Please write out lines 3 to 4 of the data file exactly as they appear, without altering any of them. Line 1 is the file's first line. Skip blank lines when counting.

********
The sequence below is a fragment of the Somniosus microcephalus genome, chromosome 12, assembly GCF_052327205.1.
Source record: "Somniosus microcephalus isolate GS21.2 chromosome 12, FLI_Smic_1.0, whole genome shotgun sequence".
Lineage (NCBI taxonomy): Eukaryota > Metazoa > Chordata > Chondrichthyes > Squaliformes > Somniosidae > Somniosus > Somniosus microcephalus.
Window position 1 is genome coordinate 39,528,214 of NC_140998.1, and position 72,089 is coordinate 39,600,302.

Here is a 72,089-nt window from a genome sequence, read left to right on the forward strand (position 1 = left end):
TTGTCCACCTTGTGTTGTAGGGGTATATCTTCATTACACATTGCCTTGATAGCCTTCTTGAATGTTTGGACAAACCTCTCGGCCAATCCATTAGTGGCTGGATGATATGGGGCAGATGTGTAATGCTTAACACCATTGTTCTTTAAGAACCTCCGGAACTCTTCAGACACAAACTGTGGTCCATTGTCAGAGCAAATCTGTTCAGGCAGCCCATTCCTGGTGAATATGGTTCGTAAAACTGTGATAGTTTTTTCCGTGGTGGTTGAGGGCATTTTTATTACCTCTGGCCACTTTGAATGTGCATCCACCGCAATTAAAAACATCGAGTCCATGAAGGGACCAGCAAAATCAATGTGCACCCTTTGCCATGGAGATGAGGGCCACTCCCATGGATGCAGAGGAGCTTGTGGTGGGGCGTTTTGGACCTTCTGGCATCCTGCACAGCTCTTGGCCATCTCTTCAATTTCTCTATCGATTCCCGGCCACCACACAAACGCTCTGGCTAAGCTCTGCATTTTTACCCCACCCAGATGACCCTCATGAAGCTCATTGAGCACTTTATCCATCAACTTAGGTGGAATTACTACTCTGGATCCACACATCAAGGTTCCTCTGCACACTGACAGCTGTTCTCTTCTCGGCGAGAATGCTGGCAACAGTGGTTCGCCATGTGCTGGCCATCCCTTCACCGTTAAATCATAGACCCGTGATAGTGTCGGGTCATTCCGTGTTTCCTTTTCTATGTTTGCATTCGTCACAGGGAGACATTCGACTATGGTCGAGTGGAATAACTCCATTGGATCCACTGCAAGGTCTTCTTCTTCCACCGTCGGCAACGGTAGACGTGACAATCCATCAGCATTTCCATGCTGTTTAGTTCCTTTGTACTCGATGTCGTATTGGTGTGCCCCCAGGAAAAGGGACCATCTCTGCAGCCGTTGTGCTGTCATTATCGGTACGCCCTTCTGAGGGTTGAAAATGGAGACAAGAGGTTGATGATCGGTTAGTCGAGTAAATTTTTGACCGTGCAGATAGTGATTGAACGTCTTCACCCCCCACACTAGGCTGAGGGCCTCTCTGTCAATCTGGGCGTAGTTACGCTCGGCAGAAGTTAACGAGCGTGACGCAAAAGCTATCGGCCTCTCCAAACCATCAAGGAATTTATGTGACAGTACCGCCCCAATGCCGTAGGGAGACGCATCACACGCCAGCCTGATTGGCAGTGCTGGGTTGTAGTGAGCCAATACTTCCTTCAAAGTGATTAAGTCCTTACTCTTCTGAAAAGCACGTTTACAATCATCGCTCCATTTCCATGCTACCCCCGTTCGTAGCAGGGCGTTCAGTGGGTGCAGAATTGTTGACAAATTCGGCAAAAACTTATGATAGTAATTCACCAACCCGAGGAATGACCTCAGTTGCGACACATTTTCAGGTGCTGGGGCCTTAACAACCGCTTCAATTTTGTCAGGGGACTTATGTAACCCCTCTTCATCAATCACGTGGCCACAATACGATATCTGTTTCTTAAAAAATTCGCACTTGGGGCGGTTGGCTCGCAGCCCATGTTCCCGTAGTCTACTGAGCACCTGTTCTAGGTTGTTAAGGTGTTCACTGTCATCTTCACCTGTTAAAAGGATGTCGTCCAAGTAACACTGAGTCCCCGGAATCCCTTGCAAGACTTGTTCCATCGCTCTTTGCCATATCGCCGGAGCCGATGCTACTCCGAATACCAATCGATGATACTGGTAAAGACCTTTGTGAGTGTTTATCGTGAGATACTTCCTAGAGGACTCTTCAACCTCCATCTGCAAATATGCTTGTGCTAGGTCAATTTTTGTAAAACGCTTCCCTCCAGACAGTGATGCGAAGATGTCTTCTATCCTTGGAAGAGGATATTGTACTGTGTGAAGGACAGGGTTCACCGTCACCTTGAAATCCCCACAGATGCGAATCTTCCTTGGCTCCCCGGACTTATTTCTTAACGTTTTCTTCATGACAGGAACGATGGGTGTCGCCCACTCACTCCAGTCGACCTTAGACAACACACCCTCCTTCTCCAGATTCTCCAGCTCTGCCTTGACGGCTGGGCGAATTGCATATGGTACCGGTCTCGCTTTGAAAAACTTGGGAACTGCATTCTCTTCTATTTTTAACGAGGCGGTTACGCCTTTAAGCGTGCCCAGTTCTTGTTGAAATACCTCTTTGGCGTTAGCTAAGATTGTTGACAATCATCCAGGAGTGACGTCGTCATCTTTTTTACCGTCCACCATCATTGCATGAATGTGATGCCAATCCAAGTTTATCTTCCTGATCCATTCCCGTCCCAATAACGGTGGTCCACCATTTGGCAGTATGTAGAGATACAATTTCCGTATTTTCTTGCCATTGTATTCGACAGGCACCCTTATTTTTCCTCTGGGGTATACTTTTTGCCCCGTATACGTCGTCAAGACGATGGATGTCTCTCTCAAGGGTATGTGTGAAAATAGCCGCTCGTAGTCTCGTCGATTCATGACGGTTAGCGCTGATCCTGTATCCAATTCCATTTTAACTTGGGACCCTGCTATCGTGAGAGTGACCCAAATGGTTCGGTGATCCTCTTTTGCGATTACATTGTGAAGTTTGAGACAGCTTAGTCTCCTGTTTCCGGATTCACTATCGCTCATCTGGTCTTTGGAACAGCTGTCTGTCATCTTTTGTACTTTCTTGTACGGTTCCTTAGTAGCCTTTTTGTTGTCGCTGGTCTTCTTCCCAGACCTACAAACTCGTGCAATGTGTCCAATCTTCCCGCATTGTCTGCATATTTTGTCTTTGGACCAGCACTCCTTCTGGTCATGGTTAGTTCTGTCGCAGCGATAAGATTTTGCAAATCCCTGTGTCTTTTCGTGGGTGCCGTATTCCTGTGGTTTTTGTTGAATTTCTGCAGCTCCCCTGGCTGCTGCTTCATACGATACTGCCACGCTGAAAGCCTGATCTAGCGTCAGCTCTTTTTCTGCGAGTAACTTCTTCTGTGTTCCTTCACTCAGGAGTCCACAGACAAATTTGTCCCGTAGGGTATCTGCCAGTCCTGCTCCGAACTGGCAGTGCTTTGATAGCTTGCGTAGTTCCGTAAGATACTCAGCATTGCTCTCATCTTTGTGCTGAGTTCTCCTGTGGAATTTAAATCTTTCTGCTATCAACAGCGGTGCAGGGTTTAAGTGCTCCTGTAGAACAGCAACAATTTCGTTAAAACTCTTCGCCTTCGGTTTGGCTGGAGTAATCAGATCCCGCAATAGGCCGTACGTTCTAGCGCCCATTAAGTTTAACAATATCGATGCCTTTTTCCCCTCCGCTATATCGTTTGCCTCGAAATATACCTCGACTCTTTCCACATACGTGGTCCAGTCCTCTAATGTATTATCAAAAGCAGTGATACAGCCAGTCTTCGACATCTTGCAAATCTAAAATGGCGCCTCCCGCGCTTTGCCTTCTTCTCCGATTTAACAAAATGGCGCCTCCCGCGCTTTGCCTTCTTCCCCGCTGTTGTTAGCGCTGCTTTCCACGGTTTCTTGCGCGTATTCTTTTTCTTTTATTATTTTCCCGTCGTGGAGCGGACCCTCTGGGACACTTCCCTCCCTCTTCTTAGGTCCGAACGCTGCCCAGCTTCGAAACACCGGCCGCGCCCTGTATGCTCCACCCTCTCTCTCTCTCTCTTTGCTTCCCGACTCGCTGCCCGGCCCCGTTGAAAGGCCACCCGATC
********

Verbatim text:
Lineage (NCBI taxonomy): Eukaryota > Metazoa > Chordata > Chondrichthyes > Squaliformes > Somniosidae > Somniosus > Somniosus microcephalus.
Window position 1 is genome coordinate 39,528,214 of NC_140998.1, and position 72,089 is coordinate 39,600,302.